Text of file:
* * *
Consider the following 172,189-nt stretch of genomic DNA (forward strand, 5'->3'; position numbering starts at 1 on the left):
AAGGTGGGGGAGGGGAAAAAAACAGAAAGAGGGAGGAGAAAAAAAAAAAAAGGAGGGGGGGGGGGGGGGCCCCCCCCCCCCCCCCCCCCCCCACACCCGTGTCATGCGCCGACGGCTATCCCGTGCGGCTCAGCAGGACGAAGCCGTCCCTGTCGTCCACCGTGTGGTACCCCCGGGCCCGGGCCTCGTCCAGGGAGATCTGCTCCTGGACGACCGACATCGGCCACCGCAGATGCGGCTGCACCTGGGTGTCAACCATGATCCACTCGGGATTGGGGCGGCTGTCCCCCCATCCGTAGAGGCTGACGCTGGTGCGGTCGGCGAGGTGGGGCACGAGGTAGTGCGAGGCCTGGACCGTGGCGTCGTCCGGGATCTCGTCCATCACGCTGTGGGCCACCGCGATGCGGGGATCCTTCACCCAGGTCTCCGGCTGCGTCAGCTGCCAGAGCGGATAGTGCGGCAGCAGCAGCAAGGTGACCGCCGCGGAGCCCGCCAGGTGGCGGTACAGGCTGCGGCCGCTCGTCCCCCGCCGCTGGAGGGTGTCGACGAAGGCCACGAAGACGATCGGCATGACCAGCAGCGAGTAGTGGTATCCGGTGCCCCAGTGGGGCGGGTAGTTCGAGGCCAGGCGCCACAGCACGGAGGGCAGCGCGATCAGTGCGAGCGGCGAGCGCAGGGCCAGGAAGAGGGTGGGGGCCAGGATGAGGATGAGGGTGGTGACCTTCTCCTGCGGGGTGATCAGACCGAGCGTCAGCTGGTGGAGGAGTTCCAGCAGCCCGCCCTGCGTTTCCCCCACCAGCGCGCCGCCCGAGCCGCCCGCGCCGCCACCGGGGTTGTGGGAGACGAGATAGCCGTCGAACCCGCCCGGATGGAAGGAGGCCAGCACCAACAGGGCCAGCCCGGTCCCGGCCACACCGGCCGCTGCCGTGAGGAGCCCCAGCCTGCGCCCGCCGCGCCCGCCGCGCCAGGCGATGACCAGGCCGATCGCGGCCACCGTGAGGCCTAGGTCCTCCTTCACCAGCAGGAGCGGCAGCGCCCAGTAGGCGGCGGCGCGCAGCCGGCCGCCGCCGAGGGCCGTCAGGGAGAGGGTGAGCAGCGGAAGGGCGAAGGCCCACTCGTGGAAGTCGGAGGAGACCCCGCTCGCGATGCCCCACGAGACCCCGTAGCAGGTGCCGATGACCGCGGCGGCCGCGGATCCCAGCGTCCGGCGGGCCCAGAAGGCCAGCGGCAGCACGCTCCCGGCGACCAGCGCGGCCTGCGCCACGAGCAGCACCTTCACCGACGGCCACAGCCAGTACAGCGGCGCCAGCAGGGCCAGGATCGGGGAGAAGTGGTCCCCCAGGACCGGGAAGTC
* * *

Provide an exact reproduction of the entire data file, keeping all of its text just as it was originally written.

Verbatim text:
Consider the following 172,189-nt stretch of genomic DNA (forward strand, 5'->3'; position numbering starts at 1 on the left):
AAGGTGGGGGAGGGGAAAAAAACAGAAAGAGGGAGGAGAAAAAAAAAAAAAGGAGGGGGGGGGGGGGGGCCCCCCCCCCCCCCCCCCCCCCCACACCCGTGTCATGCGCCGACGGCTATCCCGTGCGGCTCAGCAGGACGAAGCCGTCCCTGTCGTCCACCGTGTGGTACCCCCGGGCCCGGGCCTCGTCCAGGGAGATCTGCTCCTGGACGACCGACATCGGCCACCGCAGATGCGGCTGCACCTGGGTGTCAACCATGATCCACTCGGGATTGGGGCGGCTGTCCCCCCATCCGTAGAGGCTGACGCTGGTGCGGTCGGCGAGGTGGGGCACGAGGTAGTGCGAGGCCTGGACCGTGGCGTCGTCCGGGATCTCGTCCATCACGCTGTGGGCCACCGCGATGCGGGGATCCTTCACCCAGGTCTCCGGCTGCGTCAGCTGCCAGAGCGGATAGTGCGGCAGCAGCAGCAAGGTGACCGCCGCGGAGCCCGCCAGGTGGCGGTACAGGCTGCGGCCGCTCGTCCCCCGCCGCTGGAGGGTGTCGACGAAGGCCACGAAGACGATCGGCATGACCAGCAGCGAGTAGTGGTATCCGGTGCCCCAGTGGGGCGGGTAGTTCGAGGCCAGGCGCCACAGCACGGAGGGCAGCGCGATCAGTGCGAGCGGCGAGCGCAGGGCCAGGAAGAGGGTGGGGGCCAGGATGAGGATGAGGGTGGTGACCTTCTCCTGCGGGGTGATCAGACCGAGCGTCAGCTGGTGGAGGAGTTCCAGCAGCCCGCCCTGCGTTTCCCCCACCAGCGCGCCGCCCGAGCCGCCCGCGCCGCCACCGGGGTTGTGGGAGACGAGATAGCCGTCGAACCCGCCCGGATGGAAGGAGGCCAGCACCAACAGGGCCAGCCCGGTCCCGGCCACACCGGCCGCTGCCGTGAGGAGCCCCAGCCTGCGCCCGCCGCGCCCGCCGCGCCAGGCGATGACCAGGCCGATCGCGGCCACCGTGAGGCCTAGGTCCTCCTTCACCAGCAGGAGCGGCAGCGCCCAGTAGGCGGCGGCGCGCAGCCGGCCGCCGCCGAGGGCCGTCAGGGAGAGGGTGAGCAGCGGAAGGGCGAAGGCCCACTCGTGGAAGTCGGAGGAGACCCCGCTCGCGATGCCCCACGAGACCCCGTAGCAGGTGCCGATGACCGCGGCGGCCGCGGATCCCAGCGTCCGGCGGGCCCAGAAGGCCAGCGGCAGCACGCTCCCGGCGACCAGCGCGGCCTGCGCCACGAGCAGCACCTTCACCGACGGCCACAGCCAGTACAGCGGCGCCAGCAGGGCCAGGATCGGGGAGAAGTGGTCCCCCAGGACCGGGAAGTC